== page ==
Thursday, January 22, 2009

I Quit the All-Star Game

Hockey fans have gotten to the point where if someone asked us which we would rather watch: this weekend's NHL All-Star game or back-to-back viewings of ‘Requiem For a Dream’…it would be a toss up.

Both are equally scarring, un-enjoyable, and take days to forget.

I understand why the league does it: to thank their sponsors and to promote their star players. Both aspects are vital to any company’s survival and growth, so it’s not like the festivities are going away any time soon. But the entire event, the game, the skills competition, the introductions, the surrounding failed attempts at "hype", has all become intolerable.

I used to love the All-Star game. I remember really looking forward to it. I not only sat through those 11-5, 10-6, and 16-6 games in the early 90’s…I loved them. Seeing all the best players in hockey on the ice at the same time, Gretzky, Lemieux, Yzerman, was almost mind-boggling. Watching the way everyone interacted with one another, identifying which players were leaders, who the jokers were, and who had the hardest shot or best accuracy…these were intriguing storylines that made for compelling television. It was great entertainment and was eagerly anticipated from this corner.

But somehow over the last decade or so, everything changed.

When I look back now, I see three primary reasons why the All-Star game has gone (for me personally) from can’t miss to can’t watch.

1) We grow up. As kids we like the players, we have our favorites, we collect the hockey cards and we devote most of our attention to the biggest stars. As we get older, our fan maturity kicks-in and the priority changes from individual accomplishment to team success. (Or lack thereof in the case of Leaf fans.)

2) Intensity. It seems to be on an indefinite suspension (much like Sean Avery, only he has a better chance of returning). I think the lack of intensity is caused by the fact that salaries have increased so rapidly and to such a degree that players no longer, as a whole, have the collective passion their predecessors had and therefore treat exhibitions as true exhibitions. Make no mistake, even the now mailing-it-in actors Robert De Niro and Al Pacino put more effort into their performances than NHL All-Stars do.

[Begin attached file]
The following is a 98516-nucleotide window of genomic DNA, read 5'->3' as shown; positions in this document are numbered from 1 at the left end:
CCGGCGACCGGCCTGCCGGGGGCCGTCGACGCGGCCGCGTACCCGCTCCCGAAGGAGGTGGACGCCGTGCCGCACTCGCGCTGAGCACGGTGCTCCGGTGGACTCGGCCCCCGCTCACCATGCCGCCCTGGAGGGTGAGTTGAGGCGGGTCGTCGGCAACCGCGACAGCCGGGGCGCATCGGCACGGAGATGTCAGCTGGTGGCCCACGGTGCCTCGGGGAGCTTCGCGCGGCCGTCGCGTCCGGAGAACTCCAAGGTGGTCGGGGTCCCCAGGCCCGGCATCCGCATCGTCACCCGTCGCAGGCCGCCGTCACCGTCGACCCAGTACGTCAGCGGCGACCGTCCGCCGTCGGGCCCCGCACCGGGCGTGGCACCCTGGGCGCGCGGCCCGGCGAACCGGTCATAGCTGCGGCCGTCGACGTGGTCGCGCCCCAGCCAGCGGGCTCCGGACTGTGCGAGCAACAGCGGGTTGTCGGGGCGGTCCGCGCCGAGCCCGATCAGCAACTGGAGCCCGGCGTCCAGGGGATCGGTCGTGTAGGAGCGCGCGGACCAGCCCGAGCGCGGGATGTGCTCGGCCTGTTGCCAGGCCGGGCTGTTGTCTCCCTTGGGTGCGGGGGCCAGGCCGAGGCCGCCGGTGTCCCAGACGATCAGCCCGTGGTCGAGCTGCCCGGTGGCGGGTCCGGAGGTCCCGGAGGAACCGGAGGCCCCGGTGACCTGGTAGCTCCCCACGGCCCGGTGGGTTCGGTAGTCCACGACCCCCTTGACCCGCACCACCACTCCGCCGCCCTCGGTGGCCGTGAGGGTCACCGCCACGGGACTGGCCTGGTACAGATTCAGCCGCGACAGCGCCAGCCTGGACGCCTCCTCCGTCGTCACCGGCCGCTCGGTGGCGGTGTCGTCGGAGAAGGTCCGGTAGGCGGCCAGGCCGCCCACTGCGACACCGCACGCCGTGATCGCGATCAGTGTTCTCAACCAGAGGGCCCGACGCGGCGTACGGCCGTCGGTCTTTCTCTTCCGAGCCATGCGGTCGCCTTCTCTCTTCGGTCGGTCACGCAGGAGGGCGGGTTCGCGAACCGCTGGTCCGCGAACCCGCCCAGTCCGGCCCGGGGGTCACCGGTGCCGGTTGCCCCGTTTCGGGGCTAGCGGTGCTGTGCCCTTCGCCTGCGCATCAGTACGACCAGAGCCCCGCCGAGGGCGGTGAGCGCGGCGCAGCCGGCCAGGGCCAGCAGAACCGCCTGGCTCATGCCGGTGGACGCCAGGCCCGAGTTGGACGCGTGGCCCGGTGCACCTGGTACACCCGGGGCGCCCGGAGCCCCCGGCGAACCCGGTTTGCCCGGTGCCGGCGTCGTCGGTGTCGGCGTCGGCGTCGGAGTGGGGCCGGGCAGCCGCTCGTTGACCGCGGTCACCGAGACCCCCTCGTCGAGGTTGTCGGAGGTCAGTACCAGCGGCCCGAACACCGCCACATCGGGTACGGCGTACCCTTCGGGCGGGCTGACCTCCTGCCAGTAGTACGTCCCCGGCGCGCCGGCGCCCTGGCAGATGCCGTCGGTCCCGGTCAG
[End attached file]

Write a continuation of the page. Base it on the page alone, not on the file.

3) Technology. With the number of local and national games that are televised, round-the-clock highlights, the plethora of information and video available on the internet, and the option of buying the NHL Center Ice package, fans today are more connected to the NHL than we’ve ever been. We can follow anyone and everyone as closely as we desire. Instead of catching glimpses of the best here and there and watching them congregate only once annually in the form of an All-Star game, we now see them nightly in double-headers, highlight packs, and fantasy recaps. The mystery that once surrounded players on teams outside our own division or conference has disappeared.

These three factors work together to create an All-Star weekend that features an incredibly lame skills competition (where players, if they agree to show-up, look bored, confused, or both) and a lifeless game of some sport that is indeed played on ice, but most assuredly is not NHL hockey.

This shouldn’t be misconstrued as a singular attack on the NHL. It’s more of a shot directed at all sports, because each of their so-called All-Star festivities are more Jared Leto than Jennifer Connelly. The Pro Bowl has never mattered, the NBA’s version faces many of the same problems that hockey’s does (no defence and a stale, unimaginative skills competition), and baseball’s game, while easily the closest to actual regular season quality, is reduced by the parade of pitchers and players that enter and exit seemingly by the moment, and the overwhelming boringness of the Home Run Derby. They all have issues that need to be addressed and corrected in order to make the events relevant and watchable for their fans.